Mother-Daugther Relationships in Dreaming in Cuban and Of Women and Salt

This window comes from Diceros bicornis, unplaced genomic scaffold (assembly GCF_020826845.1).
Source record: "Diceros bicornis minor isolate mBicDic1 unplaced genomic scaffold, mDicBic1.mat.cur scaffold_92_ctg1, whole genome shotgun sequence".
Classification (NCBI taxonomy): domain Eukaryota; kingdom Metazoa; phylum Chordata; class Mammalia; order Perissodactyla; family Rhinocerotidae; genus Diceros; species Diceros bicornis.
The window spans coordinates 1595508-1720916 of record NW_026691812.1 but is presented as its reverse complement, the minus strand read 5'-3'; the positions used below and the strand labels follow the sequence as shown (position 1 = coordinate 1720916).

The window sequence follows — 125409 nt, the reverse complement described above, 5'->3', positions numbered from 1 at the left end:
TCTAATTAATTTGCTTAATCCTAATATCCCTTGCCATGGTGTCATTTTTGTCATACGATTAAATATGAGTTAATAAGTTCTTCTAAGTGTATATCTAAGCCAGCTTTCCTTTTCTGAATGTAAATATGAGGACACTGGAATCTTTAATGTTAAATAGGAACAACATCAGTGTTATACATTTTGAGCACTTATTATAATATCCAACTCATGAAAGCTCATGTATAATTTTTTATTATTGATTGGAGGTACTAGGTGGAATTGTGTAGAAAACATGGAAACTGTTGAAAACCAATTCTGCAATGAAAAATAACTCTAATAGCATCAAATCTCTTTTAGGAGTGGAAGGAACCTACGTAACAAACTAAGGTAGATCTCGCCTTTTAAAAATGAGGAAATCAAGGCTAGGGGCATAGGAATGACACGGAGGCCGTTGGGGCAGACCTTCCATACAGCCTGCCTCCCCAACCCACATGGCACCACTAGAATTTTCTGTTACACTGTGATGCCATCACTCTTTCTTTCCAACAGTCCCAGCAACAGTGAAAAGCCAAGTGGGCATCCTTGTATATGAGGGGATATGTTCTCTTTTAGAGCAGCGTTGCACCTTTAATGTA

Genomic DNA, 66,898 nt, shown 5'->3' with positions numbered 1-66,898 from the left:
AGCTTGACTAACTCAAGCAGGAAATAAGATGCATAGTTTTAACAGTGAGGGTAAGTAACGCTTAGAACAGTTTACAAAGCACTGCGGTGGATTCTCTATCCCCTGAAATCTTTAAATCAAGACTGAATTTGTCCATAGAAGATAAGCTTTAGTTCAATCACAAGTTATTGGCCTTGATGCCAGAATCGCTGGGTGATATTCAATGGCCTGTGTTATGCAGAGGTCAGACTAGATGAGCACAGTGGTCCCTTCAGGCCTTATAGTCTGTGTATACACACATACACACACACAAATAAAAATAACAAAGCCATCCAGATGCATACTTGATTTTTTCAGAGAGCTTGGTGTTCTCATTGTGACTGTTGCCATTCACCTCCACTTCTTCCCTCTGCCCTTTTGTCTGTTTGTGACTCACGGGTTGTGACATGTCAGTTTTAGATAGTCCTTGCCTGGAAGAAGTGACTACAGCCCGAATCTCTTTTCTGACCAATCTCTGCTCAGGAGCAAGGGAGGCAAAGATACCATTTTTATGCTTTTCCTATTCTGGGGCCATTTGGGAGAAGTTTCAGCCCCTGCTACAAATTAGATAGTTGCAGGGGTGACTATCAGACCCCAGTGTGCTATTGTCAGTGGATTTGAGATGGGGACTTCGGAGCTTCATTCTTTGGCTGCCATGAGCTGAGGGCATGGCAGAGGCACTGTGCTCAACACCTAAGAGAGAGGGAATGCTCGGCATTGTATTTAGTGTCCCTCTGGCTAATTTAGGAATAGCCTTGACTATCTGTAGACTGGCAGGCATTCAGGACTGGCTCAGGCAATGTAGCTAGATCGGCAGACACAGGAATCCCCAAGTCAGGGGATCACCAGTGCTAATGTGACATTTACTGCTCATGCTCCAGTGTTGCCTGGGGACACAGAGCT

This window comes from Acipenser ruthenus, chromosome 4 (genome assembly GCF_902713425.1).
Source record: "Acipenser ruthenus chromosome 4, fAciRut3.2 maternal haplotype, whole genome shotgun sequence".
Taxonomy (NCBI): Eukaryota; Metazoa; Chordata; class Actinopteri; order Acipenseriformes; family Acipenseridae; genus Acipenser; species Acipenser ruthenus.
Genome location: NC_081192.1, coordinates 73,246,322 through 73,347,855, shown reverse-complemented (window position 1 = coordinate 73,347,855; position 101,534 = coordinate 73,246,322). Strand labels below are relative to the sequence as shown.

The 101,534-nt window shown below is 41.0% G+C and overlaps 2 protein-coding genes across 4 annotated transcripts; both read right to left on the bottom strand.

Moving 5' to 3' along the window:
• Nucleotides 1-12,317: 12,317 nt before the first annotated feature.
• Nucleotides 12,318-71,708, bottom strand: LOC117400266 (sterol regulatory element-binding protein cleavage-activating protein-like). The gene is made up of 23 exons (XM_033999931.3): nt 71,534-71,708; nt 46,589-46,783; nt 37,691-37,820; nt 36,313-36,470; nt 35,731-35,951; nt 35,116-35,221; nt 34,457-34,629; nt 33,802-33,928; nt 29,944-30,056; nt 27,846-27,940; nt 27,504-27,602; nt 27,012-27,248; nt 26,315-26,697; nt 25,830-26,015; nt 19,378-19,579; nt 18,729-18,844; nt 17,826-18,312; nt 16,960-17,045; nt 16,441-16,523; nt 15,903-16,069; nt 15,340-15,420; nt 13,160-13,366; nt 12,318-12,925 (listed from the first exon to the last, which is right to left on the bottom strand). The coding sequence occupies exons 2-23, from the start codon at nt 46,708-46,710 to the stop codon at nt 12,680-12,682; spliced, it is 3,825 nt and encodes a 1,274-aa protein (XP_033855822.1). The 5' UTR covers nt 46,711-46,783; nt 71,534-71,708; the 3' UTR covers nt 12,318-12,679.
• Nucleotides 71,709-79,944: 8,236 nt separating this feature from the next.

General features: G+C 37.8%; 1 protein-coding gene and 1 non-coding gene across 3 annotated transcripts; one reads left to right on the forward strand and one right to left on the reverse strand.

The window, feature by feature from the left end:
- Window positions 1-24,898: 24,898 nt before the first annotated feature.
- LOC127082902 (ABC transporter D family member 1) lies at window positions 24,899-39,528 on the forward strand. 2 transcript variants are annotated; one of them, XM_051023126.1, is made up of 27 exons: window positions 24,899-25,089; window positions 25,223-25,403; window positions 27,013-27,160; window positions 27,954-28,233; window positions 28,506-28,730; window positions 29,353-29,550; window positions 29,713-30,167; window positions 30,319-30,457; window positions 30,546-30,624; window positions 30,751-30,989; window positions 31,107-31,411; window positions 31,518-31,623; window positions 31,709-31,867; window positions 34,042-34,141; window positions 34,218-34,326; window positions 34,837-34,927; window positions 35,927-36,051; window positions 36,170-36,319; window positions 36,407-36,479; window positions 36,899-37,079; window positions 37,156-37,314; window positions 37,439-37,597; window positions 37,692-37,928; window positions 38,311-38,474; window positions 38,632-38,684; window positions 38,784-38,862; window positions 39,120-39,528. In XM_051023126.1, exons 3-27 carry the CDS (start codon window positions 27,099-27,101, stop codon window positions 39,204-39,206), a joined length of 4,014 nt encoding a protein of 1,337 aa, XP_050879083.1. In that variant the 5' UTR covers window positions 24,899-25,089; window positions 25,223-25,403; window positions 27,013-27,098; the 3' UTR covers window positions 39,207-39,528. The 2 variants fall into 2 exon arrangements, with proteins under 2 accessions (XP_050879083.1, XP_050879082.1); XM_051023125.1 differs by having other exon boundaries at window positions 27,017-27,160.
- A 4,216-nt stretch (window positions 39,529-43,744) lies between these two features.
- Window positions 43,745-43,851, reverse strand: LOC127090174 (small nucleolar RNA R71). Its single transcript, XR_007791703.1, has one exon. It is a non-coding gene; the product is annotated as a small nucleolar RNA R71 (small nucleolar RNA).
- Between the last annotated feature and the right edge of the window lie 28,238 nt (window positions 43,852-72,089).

For centuries, Western peoples weaponized ideologies of supremacy to dominate and control non-Western peoples. These ideologies, having reigned for so long, are deeply imbedded within us. We must unsettle the dominance of Western supremacy by unveiling its ideologies in our minds, our stories, and our society. This thesis unveils the presence of Western supremacy and its harmful effects in two Cuban American novels, Dreaming in Cuban by Cristina García and Of Women and Salt by Gabriela Garcia. Both works explore the complex realities of Cuban women, and their entangled mother-daughter relationships: realities composed of political upheaval, violence, impossible choices, familial conflict, love, immigration, legacy, memory, and trauma. A contemporary contrapuntal reading of Dreaming in Cuban and Of Women and Salt, using Ada Ferrer’s Pulitzer-Prize-winning Cuba: An American History, exposes legacies of violence, patriarchy, and silence, and illustrates their effects on the Cuban women of these texts, especially in their complex, nuanced, and sometimes painful mother-daughter relationships.